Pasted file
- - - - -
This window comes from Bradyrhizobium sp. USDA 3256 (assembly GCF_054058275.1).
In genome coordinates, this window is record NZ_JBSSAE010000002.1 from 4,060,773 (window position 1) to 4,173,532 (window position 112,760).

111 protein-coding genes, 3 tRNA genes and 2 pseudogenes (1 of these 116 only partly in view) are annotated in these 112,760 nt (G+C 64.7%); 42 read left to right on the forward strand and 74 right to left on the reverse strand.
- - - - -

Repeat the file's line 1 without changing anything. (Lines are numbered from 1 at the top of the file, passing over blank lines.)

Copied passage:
This window comes from Bradyrhizobium sp. USDA 3256 (assembly GCF_054058275.1).